The federal pandemic unemployment funds, which total $872.5 billion, have an improper payment rate of about 20%, according to the Labor Department’s Office of Inspector General, but administration officials from several agencies believe the true cost of the fraud is probably higher.

Based on a careful examination of four states, the department’s watchdog revealed last week in a report to Congress that 42.4% of pandemic benefits were also improperly paid in the first six months.

From April 2020 to May 2021, extra payments for unemployment benefits are anticipated to reach more than $350 billion, according to a Heritage Foundation analysis of Labor Department data.

The horse is out of the barn at this point, according to Linda Miller, a former deputy executive director of the current Pandemic Response Accountability Committee, the federal government’s watchdog on Covid relief fraud. “Whether it’s 350, 400, or 500 billion,” she adds.

US Covid: Chinese hackers stole millions worth of US Covid relief money, Secret Service says - The Economic Times

Cyber experts and current and former officials from various agencies claim that APT41, which first surfaced more than ten years ago, had already evolved into the “workhorse” of cyberespionage operations that benefited the Chinese government by the time Covid relief funds became a target of opportunity in 2020.

The director of the State Department’s Bureau of Cyberspace and Digital Policy, Ambassador Nathaniel Fick, claims that China has long prioritised cyberespionage as a way to strengthen its geopolitical position.

Speaking to NBC News, Fick claimed that because we are their main rival, the United States is the main target of their extensive strategy, which spans several decades and has been carefully thought out, well-resourced, well-planned, and executed.

Chinese hackers have been held responsible for a number of data breaches, including those at the Office of Personnel Management, Anthem Health, and Equifax.

Experts and officials describe the Chinese “state-sponsored” hacker model as a network of loosely connected groups that work on a contract basis for government espionage.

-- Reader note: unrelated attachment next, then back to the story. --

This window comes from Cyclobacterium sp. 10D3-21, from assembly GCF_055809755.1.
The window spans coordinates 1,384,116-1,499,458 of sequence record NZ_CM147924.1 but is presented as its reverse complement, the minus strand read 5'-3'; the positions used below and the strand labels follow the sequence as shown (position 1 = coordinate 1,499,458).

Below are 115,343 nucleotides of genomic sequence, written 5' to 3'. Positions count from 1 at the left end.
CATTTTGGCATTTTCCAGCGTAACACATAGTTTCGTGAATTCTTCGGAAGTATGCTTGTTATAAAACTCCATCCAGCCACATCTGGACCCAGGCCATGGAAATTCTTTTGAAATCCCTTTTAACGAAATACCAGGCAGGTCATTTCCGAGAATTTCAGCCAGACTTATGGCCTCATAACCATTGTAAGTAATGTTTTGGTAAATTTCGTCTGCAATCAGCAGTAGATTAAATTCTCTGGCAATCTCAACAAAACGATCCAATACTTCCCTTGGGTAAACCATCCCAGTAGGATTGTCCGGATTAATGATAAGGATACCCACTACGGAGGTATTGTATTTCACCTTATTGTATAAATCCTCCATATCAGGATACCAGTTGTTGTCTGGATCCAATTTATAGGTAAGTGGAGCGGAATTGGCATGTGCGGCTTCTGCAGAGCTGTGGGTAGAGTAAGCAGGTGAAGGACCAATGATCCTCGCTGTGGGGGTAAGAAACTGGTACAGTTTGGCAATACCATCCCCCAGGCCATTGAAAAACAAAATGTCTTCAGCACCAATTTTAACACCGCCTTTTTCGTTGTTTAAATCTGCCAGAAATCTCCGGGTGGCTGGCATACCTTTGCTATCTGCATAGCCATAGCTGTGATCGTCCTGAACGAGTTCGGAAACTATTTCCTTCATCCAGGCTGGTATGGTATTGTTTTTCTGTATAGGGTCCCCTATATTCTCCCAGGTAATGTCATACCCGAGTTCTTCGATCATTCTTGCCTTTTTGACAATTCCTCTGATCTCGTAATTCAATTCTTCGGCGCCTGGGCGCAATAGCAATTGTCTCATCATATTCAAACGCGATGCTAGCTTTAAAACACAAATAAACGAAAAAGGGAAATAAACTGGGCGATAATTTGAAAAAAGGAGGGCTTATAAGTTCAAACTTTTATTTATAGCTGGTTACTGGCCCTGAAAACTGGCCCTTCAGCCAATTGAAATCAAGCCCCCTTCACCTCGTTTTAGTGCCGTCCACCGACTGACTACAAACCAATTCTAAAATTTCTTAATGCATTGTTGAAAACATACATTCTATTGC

The Chinese government may give instructions to a hacking group to target a particular area. APT41 fits the model and is believed to be a particularly active Chinese intelligence asset that also engages in finance. It is also known by the names Winnti, Barium, and Wicked Panda to cybersecurity companies.

APT41 had significant resources, according to Demian Ahn, a former assistant US attorney who indicted five of the hackers in 2019 and 2020. The cases are still pending, and none of the five Chinese nationals charged have been extradited.

Hacking legitimate software and using it as a weapon against innocent users, such as businesses and governments, has been one of APT41’s intrusion techniques. According to a former Justice Department official familiar with the group, another tactic used by APT41 to target users who put off updating their software is to pay attention to news reports about security flaws in legitimate software.

Experts and officials agree that the main objective of APT41’s state-directed activity is to gather data and personally identifying information about Americans for use by China in espionage.

A former Justice Department official who is familiar with the group said, “They have the time, knowledge, and resources to carry out hacking that directly affects national security.”

Chinese hackers stole millions worth of Covid relief money in US: report

Law enforcement officials and counterintelligence experts testified before Congress that the Chinese government has already stolen all or most of the personal data of every adult American.

The West of America

Current and former officials, Chinese officials, and cybersecurity experts claim that Beijing has shifted its emphasis in recent years to hacking US critical infrastructure, with APT41 leading campaigns globally.